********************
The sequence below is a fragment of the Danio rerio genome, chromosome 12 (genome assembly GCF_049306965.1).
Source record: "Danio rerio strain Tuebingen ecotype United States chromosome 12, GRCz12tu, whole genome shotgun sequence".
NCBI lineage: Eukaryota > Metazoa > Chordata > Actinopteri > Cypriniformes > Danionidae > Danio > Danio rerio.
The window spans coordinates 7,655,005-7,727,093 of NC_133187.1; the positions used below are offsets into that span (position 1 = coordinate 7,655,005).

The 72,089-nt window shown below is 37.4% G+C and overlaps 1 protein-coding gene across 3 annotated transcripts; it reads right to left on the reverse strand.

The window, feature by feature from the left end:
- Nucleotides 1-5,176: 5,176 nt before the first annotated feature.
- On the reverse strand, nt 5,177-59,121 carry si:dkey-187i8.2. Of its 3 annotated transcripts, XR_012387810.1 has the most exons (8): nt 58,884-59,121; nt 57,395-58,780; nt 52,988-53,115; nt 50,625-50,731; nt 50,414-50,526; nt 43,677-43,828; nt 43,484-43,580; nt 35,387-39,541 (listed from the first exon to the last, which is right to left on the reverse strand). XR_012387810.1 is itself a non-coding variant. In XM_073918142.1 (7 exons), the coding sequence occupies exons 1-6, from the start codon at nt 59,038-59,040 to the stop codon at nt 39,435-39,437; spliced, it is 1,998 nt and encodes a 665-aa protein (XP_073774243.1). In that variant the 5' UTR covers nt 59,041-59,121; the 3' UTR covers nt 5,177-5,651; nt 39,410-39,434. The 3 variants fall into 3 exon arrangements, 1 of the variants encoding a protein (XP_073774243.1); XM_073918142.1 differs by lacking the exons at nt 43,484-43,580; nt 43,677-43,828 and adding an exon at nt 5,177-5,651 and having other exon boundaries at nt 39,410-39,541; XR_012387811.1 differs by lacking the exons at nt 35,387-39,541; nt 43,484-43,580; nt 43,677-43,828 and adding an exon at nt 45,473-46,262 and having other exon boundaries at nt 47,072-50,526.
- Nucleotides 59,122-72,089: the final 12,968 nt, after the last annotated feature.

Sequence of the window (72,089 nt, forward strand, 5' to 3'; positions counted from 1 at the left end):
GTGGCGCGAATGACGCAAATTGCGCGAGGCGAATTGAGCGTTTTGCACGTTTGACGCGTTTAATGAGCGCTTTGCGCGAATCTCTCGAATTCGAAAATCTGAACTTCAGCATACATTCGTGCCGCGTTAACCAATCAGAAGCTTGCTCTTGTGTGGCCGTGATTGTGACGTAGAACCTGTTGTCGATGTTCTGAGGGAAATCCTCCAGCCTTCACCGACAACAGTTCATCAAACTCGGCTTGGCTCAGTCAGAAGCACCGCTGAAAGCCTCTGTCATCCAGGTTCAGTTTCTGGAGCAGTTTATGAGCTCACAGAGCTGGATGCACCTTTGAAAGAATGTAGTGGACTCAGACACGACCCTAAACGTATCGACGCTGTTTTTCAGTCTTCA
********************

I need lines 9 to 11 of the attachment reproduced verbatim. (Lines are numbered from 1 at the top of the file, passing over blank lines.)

- Nucleotides 59,122-72,089: the final 12,968 nt, after the last annotated feature.

Sequence of the window (72,089 nt, forward strand, 5' to 3'; positions counted from 1 at the left end):
GTGGCGCGAATGACGCAAATTGCGCGAGGCGAATTGAGCGTTTTGCACGTTTGACGCGTTTAATGAGCGCTTTGCGCGAATCTCTCGAATTCGAAAATCTGAACTTCAGCATACATTCGTGCCGCGTTAACCAATCAGAAGCTTGCTCTTGTGTGGCCGTGATTGTGACGTAGAACCTGTTGTCGATGTTCTGAGGGAAATCCTCCAGCCTTCACCGACAACAGTTCATCAAACTCGGCTTGGCTCAGTCAGAAGCACCGCTGAAAGCCTCTGTCATCCAGGTTCAGTTTCTGGAGCAGTTTATGAGCTCACAGAGCTGGATGCACCTTTGAAAGAATGTAGTGGACTCAGACACGACCCTAAACGTATCGACGCTGTTTTTCAGTCTTCA